By Jay Kim
Korean politics seem to have reached a contentious limit. It seems just yesterday that people were criticizing the backwardness of Korean politics for dragging down the Korean economy, but now it has become a problem not just for the economy, but a crisis that threatens the national identity.
This crisis is caused by political establishments that only care about increasing their own power. In fact, the opening of the 19th National Assembly is still delayed due to the fight between opposing parties over the selection of chairpersons of the standing committees. The legal opening date, June 5, has passed, but there is no sign of matters settling down. Since the National Assembly, the legislative branch, does not follow the law, a group of pro-North Korea lawmakers are defying public pressure for their resignation, laughing at the National Assembly.
In the U.S. Congress, every chairperson of a standing committee is from the majority party. Not a single committee chair position is given to the minority party. When the people voted the Saenuri Party into the majority, what they wanted is not for the Saenuri Party to share the chairman positions of the committees with opposition parties, but to take over the Assembly and run it well. The minority parties, if they don’t like it, should just win the next election. This is the American congressional system. The floor leader of the Saenuri Party is also pathetic. Despite the majority status that it achieved in such a difficult way, the party is wasting time, pushed around by the opposition party. Is this the way for a ruling party to behave? It should open the Assembly in a hurry, get rid of proportional representation, and make the members of the Assembly pledge allegiance only to the Republic of Korea.
There is no such system of proportional representation in the U.S. It does not have such a non-democratic system where people go through the trouble of casting another vote for the party they prefer, parties select their proportional representatives as they please in proportion to the number of those votes, and the odd numbered positions in the list of candidates for proportional representatives of a party should be assigned to women. It is also through proportional representation that the pro-North Korea lawmakers have entered the National Assembly. In the U.S., a congressman without a district is unimaginable. When I asked why proportional representation is needed, the answer was that it is needed to have lawmakers with expertise. I would like to ask who, among the proportional representatives in this assembly, have expertise and in which field it is. Maybe they are experts on North Korea. It seems common sense that since a proportional representative is a lawmaker selected by a party based on the number of votes that the party has received. If the person is expelled from the party, the person should lose the seat as well. How can there be a proportional representative without a party? For the first time in the history of our country, we might have independent proportional representatives. This is really ridiculous.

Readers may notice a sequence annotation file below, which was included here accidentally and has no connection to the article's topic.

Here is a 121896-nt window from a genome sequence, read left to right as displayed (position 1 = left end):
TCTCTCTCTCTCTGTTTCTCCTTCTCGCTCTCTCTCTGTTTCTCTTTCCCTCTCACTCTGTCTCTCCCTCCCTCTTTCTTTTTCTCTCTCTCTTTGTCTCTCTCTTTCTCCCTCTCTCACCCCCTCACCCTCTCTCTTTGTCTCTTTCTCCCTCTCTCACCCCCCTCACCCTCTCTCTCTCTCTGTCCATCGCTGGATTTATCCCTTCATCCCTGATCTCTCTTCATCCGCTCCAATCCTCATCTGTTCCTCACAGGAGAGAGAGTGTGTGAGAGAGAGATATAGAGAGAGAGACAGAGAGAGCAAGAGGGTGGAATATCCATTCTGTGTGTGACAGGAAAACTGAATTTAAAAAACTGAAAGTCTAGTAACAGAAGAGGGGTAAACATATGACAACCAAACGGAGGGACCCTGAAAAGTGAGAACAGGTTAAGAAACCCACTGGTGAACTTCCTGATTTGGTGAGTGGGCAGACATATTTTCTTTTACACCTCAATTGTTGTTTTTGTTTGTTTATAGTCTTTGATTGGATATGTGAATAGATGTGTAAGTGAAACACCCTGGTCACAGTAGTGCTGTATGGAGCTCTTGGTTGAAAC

I suggest Korea get rid of the system of proportional representation. Why do we need proportional representation in Korea? If the 54 seats of proportional representatives are removed, the number of the members of the National Assembly will be reduced to 246. One member of the Assembly represents about 180,000 people. This should be enough. In the U.S., one House Representative represents 620,000 people.
Also, the lawmakers in the National Assembly should take the following oath in front of our flag. “I solemnly swear that I will support the Constitution of the Republic of Korea, and defend the Republic of Korea against all enemies, foreign and domestic, that threaten its democracy, and that I will bear true allegiance only to the Republic of Korea.” This oath is roughly based on the oath of office that I took in the U.S. Congress. A member of the National Assembly who has taken this oath will never be able to make strange statements such as “Historical proof is needed to decide which side started the Korean War,” “The sinking of the Cheonan was made up with conspiracy.” “North Korean defectors are traitors,” and “The hereditary system and human rights issue of North Korea should be understood from the North’s point of view.”
A member of the National Assembly should not be a hypocrite who seems to serve two countries, enjoying freedom in South Korea but always on the side of North Korea. The person should choose one country and take an oath of allegiance such that only the Republic of Korea is the person’s country, the one for which the person will lay down his or her life. Anyone who rejects or breaks this oath should be expelled from the Assembly. A person who lacks such patriotism does not deserve to be a member of the National Assembly.
Jay Kim is a former U.S. congressman. He serves as chairman of Kim Chang Joon US-Korea Foundation. For more information, visit Kim’s website (www.jayckim.com).